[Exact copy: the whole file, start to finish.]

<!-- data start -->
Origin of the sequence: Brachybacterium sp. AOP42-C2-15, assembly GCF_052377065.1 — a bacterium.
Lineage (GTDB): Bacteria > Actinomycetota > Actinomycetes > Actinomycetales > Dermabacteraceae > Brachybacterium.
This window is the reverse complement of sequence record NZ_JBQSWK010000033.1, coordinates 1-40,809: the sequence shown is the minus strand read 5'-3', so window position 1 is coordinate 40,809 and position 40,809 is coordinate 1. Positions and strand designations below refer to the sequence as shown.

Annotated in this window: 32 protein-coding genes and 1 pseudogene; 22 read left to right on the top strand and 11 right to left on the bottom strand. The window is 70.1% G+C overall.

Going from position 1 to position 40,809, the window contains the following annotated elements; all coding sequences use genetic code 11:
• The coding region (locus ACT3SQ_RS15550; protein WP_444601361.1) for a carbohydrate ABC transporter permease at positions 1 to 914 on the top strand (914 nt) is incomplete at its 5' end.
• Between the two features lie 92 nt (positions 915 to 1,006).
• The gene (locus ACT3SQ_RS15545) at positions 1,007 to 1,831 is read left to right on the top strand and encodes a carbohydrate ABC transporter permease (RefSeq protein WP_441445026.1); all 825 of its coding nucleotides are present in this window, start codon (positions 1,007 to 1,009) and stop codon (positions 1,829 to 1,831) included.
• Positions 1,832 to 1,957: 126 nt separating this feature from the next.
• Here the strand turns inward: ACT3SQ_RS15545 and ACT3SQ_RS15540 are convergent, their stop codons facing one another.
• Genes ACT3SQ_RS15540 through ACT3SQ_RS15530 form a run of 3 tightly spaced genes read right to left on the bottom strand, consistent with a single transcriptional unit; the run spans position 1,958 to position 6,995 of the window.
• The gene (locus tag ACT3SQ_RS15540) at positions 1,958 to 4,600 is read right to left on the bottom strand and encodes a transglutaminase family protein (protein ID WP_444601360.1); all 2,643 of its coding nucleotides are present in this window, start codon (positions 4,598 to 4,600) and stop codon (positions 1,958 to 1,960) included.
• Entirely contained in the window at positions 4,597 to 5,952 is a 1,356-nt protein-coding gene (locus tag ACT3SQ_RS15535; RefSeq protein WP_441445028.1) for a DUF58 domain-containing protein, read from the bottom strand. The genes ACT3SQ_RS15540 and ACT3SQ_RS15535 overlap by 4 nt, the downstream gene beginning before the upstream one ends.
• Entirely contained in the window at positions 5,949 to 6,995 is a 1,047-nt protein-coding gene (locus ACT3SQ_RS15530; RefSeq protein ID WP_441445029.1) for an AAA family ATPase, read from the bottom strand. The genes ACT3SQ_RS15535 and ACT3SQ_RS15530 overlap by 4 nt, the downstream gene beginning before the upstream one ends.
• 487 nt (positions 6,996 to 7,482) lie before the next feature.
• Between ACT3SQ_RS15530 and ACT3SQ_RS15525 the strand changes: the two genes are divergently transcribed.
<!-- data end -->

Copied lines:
Origin of the sequence: Brachybacterium sp. AOP42-C2-15, assembly GCF_052377065.1 — a bacterium.
Lineage (GTDB): Bacteria > Actinomycetota > Actinomycetes > Actinomycetales > Dermabacteraceae > Brachybacterium.
This window is the reverse complement of sequence record NZ_JBQSWK010000033.1, coordinates 1-40,809: the sequence shown is the minus strand read 5'-3', so window position 1 is coordinate 40,809 and position 40,809 is coordinate 1. Positions and strand designations below refer to the sequence as shown.

Annotated in this window: 32 protein-coding genes and 1 pseudogene; 22 read left to right on the top strand and 11 right to left on the bottom strand. The window is 70.1% G+C overall.

Going from position 1 to position 40,809, the window contains the following annotated elements; all coding sequences use genetic code 11:
• The coding region (locus ACT3SQ_RS15550; protein WP_444601361.1) for a carbohydrate ABC transporter permease at positions 1 to 914 on the top strand (914 nt) is incomplete at its 5' end.
• Between the two features lie 92 nt (positions 915 to 1,006).
• The gene (locus ACT3SQ_RS15545) at positions 1,007 to 1,831 is read left to right on the top strand and encodes a carbohydrate ABC transporter permease (RefSeq protein WP_441445026.1); all 825 of its coding nucleotides are present in this window, start codon (positions 1,007 to 1,009) and stop codon (positions 1,829 to 1,831) included.
• Positions 1,832 to 1,957: 126 nt separating this feature from the next.
• Here the strand turns inward: ACT3SQ_RS15545 and ACT3SQ_RS15540 are convergent, their stop codons facing one another.
• Genes ACT3SQ_RS15540 through ACT3SQ_RS15530 form a run of 3 tightly spaced genes read right to left on the bottom strand, consistent with a single transcriptional unit; the run spans position 1,958 to position 6,995 of the window.
• The gene (locus tag ACT3SQ_RS15540) at positions 1,958 to 4,600 is read right to left on the bottom strand and encodes a transglutaminase family protein (protein ID WP_444601360.1); all 2,643 of its coding nucleotides are present in this window, start codon (positions 4,598 to 4,600) and stop codon (positions 1,958 to 1,960) included.
• Entirely contained in the window at positions 4,597 to 5,952 is a 1,356-nt protein-coding gene (locus tag ACT3SQ_RS15535; RefSeq protein WP_441445028.1) for a DUF58 domain-containing protein, read from the bottom strand. The genes ACT3SQ_RS15540 and ACT3SQ_RS15535 overlap by 4 nt, the downstream gene beginning before the upstream one ends.
• Entirely contained in the window at positions 5,949 to 6,995 is a 1,047-nt protein-coding gene (locus ACT3SQ_RS15530; RefSeq protein ID WP_441445029.1) for an AAA family ATPase, read from the bottom strand. The genes ACT3SQ_RS15535 and ACT3SQ_RS15530 overlap by 4 nt, the downstream gene beginning before the upstream one ends.
• 487 nt (positions 6,996 to 7,482) lie before the next feature.
• Between ACT3SQ_RS15530 and ACT3SQ_RS15525 the strand changes: the two genes are divergently transcribed.